The evaluation of patients’ postoperative comfort is linked to ERAS. In 2018, Myles et al. published an expert consensus on standardized outcome indicators for perioperative patient comfort (15). The consensus recommends 6 outcome indicators related to patient comfort as follows: pain, nausea, vomiting, gastrointestinal recovery, activity status, sleep quality, and postoperative recovery quality. The QoR-15 is an index that is widely used to evaluate postoperative recovery, including comfort (16). The proportion of POI after gastrointestinal tumor surgery is a common complication, and cause postoperative nausea, vomiting, abdominal pain, abdominal distension, and delayed defecation, causing discomfort and abdominal pain. The mechanism of POI is complex, including surgical trauma, inflammation, anesthetic drugs, nerve dysfunction and other factors. Therefore, reducing the incidence of POI is an important index to evaluate the postoperative recovery of such patients. The current studies related to ERAS in gastrointestinal tumor surgery have indicated that early resumption of eating can reduce the incidence of POI and infection after gastrointestinal tumor surgery, and shorten the length of hospitalization (17). However, some studies showed the opposite opinion (18). It has been reported in the literature that the specific mechanism of intravenous lidocaine infusion is significantly reduce the production of complement and pro-inflammatory cytokines interleukin (IL)-8 and IL-6, thereby inhibiting gastrointestinal inflammatory reactions and reducing the occurrence of POI, and directly inhibit the mesenteric sympathetic plexus, reduce the consumption of opioids after surgery (19,20). In the present study, the first return of flatus and bowl movement recommended by the guidelines was used to objectively evaluate the patients’ gastrointestinal function recovery. It was found that intravenous lidocaine infusion significantly improved the postoperative recovery of patients in group L compared with patients in group C, including the first return of flatus and bowl movement after the operation. It was also observed that intravenous lidocaine infusion can accelerate patients’ postoperative recovery, improve their postoperative comfort, and reduce the length of hospitalization and expenses, in line with ERAS concepts.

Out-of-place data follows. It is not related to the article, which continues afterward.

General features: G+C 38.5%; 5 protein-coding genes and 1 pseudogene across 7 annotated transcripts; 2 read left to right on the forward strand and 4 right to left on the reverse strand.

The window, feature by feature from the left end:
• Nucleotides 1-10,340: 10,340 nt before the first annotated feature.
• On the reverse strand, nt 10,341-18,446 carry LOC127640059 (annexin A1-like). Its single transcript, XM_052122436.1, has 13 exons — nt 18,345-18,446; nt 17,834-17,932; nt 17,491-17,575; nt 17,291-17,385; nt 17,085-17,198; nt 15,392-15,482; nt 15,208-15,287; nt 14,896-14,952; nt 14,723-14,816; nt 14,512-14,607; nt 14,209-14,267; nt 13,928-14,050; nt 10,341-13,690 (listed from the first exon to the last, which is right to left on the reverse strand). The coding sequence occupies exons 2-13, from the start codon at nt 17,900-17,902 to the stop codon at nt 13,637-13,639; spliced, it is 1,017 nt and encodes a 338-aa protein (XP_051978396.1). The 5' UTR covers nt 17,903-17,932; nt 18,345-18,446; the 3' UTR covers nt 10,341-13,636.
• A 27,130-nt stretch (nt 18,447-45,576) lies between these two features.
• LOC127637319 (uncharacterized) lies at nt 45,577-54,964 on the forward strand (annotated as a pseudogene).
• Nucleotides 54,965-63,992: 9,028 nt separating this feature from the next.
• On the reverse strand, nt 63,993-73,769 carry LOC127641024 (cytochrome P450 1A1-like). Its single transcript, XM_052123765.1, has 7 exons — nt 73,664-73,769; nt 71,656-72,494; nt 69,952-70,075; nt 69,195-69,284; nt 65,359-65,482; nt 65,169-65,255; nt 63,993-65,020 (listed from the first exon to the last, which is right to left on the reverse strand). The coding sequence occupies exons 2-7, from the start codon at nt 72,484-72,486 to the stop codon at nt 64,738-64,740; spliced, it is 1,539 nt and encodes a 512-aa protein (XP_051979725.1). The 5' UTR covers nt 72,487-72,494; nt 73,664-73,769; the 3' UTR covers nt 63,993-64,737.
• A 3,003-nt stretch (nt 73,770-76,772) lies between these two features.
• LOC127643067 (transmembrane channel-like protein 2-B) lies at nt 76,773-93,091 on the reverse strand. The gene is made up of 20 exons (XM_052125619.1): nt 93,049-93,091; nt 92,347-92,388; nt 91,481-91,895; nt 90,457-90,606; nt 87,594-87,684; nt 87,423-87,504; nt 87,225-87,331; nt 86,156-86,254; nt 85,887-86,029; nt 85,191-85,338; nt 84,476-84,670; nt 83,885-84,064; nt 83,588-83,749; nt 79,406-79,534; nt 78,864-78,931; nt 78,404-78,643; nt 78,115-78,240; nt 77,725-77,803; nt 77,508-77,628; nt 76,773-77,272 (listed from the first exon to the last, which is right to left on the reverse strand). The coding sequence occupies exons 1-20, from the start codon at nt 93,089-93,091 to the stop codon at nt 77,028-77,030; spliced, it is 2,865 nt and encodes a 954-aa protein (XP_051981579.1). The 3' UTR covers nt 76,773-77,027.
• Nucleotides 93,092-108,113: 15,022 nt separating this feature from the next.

Two patients in group L and 3 patients in group C withdrew due to postoperative follow-up failure, underwent multiple surgeries, or transferred to ICU after surgery. These patients’ data were excluded in the analysis in order to reduce systematic bias. Intravenous lidocaine infusion has the advantages of reducing postoperative pain, reducing inflammatory reaction, reducing the use of analgesics, but also has some disadvantages. The most common adverse events of intravenous lidocaine during awake patients are neuropsychiatric symptoms. Seven patients complained of drowsiness and 3 patients complained of dry mouth in group L and 2 patients complained of dizziness, 5 patients of drowsiness, and 1 patient of nausea and vomiting in group C. No serious adverse events associated with lidocaine were found in either group. Therefore, the uniform standard for intravenous lidocaine for different types of surgeries is typical necessary. The number of cases in the present study was limited, and larger clinical studies are needed to formulate a standard medication guide plan for intravenous lidocaine infusion for different types of surgeries.